This function is for use with classification models created using the
DBMS_DATA_MINING package or with the Oracle Data Mining Java API. It is not valid with other types of models. It returns a varray of objects containing all classes in a multiclass classification scenario. The object fields are named
COST. The datatype of the
PREDICTION field depends on the target value type used during the build of the model. The other two fields are both Oracle
NUMBER. The elements are returned in the order of best prediction to worst prediction.
bestN, specify a positive integer to restrict the returned target classes to the
N having the highest probability. If multiple classes are tied in the Nth value, the database still returns only
N values. If you want to filter only by
NULL for this parameter.
cutoff, specify a
NUMBER value to restrict the returned target classes to those with a cost less than or equal to the specified cost value. You can filter solely by
cutoff by specifying
When you specify values for both
cutoff, you restrict the returned predictions to only those that are the
bestN and have a probability (or cost when
MODEL is specified) surpassing the threshold.
MODEL to indicate that the scoring should be performed by taking into account the cost matrix that was associated with the model at build time. If no such cost matrix exists, then the database returns an error.
When you specify
cutoff are treated with respect to the prediction cost, not the prediction probability. That is,
bestN restricts the result to the target classes having the N best (lowest) costs, and
cutoff restricts the target classes to those with a cost less than or equal to the specified cutoff.
When you specify this clause, each object in the collection is a triplet of scalar values containing the prediction value (the datatype of which depends on the target value type used during model build), the prediction probability, and the prediction cost (both Oracle
If you omit
MODEL, each object in the varray is a pair of scalars containing the prediction value and prediction probability. The datatypes returned are as described in the preceding paragraph.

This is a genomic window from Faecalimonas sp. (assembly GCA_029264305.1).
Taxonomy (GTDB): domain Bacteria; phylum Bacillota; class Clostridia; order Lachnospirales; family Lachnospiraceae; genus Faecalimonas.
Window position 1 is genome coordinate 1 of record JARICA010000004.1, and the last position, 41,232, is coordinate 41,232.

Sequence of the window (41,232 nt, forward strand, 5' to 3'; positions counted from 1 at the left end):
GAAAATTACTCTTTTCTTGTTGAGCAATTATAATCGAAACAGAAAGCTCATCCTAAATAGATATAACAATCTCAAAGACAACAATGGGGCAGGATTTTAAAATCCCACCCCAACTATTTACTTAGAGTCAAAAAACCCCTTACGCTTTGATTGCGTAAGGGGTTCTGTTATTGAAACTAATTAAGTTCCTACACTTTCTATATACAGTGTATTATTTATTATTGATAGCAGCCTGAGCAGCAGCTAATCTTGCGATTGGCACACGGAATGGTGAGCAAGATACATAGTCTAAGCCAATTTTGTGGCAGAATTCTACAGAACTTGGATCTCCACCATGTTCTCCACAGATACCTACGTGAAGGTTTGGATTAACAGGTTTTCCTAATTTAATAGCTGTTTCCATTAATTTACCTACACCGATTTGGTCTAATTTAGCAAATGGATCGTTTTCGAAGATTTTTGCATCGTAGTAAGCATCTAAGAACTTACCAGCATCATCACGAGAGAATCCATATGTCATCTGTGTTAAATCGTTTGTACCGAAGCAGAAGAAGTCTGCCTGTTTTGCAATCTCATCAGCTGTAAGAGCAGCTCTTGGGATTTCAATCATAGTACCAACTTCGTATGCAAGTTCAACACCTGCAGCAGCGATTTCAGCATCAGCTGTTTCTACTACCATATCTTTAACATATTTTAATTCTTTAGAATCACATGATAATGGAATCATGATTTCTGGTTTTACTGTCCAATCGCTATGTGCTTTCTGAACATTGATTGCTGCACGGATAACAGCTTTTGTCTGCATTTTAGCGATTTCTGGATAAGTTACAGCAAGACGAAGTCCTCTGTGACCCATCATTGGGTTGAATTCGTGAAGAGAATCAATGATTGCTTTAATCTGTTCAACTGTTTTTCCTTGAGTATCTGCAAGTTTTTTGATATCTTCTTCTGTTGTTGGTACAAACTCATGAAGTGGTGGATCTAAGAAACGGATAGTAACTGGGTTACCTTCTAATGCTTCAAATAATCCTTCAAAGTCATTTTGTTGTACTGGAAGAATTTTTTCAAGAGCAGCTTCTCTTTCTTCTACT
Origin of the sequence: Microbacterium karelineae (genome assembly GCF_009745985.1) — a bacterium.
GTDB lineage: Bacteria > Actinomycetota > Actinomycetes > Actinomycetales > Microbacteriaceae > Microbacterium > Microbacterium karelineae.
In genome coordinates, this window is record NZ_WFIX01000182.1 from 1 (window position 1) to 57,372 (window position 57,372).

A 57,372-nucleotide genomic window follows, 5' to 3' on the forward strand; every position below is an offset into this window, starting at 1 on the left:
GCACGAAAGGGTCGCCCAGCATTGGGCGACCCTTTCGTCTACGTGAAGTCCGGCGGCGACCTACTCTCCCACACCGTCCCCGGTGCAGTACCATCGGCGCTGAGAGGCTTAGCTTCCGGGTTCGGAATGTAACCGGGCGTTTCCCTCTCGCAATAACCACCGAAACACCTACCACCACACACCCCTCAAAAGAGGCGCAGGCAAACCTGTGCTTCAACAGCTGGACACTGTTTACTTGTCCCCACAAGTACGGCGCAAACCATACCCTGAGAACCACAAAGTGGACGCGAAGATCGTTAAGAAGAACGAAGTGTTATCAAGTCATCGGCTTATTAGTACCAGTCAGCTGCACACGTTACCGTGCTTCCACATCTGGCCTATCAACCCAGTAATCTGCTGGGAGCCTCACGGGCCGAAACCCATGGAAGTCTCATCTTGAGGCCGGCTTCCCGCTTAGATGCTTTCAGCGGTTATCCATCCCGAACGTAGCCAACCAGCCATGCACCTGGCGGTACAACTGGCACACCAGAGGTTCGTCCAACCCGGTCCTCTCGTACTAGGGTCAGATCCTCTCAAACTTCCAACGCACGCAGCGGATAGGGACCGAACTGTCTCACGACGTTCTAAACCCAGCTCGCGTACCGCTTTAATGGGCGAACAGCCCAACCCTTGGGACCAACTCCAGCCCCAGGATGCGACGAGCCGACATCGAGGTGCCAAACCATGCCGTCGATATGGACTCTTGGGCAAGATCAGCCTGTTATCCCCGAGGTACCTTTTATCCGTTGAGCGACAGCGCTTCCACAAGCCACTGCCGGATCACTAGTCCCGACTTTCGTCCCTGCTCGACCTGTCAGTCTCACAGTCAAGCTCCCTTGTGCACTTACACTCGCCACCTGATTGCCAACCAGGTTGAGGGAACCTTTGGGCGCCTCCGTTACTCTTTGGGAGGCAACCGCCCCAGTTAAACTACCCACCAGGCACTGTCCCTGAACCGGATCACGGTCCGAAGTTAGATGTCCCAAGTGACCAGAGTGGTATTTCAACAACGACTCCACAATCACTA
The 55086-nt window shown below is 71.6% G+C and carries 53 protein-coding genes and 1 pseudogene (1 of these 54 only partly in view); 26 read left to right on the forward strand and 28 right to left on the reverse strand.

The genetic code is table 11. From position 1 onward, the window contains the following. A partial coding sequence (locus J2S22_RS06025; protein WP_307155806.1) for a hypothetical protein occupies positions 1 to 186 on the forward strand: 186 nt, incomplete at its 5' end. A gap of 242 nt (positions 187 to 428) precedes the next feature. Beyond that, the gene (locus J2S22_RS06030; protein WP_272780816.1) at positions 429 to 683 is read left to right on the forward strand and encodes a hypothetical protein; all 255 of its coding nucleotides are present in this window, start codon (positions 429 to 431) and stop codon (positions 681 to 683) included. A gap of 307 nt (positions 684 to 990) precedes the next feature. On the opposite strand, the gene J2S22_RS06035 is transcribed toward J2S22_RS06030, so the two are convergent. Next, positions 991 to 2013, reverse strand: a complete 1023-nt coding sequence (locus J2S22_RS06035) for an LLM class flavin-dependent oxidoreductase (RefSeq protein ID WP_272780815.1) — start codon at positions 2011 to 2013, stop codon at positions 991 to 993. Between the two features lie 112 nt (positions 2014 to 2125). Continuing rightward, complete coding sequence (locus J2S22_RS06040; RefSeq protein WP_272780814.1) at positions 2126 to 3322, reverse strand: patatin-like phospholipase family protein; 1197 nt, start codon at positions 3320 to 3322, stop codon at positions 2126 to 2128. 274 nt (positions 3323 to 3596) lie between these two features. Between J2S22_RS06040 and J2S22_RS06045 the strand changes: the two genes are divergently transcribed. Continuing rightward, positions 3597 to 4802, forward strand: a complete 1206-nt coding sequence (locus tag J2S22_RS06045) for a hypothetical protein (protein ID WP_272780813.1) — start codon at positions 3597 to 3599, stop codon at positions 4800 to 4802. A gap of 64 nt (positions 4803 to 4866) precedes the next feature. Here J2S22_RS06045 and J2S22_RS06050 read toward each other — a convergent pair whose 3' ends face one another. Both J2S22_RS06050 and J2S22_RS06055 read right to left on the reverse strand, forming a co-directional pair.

mining_attribute_clause behaves as described for the
PREDICTION function. Please refer to mining_attribute_clause.
The following example lists, for ten customers, the likelihood and cost of using or rejecting an affinity card. This example has a binary target, but such a query is also useful in multiclass classification such as Low, Med, and High.
This example and the prerequisite data mining operations can be found in the demo file
$ORACLE_HOME/rdbms/demo/dmdtdemo.sql. General information on data mining demo files is available in Oracle Data Mining Administrator's Guide. The example is presented here to illustrate the syntactic use of the function.
SELECT T.cust_id, S.prediction, S.probability, S.cost FROM (SELECT cust_id, PREDICTION_SET(dt_sh_clas_sample COST MODEL USING *) pset FROM mining_data_apply_v WHERE cust_id < 100011) T, TABLE(T.pset) S ORDER BY cust_id, S.prediction; CUST_ID PREDICTION PROBABILITY COST ---------- ---------- ----------- ----- 100001 0 .96682 .27 100001 1 .03318 .97 100002 0 .74038 2.08 100002 1 .25962 .74 100003 0 .90909 .73 100003 1 .09091 .91 100004 0 .90909 .73 100004 1 .09091 .91 100005 0 .27236 5.82 100005 1 .72764 .27 100006 0 1.00000 .00 100006 1 .00000 1.00 100007 0 .90909 .73 100007 1 .09091 .91 100008 0 .90909 .73 100008 1 .09091 .91 100009 0 .27236 5.82 100009 1 .72764 .27 100010 0 .80808 1.54 100010 1 .19192 .81 20 rows selected.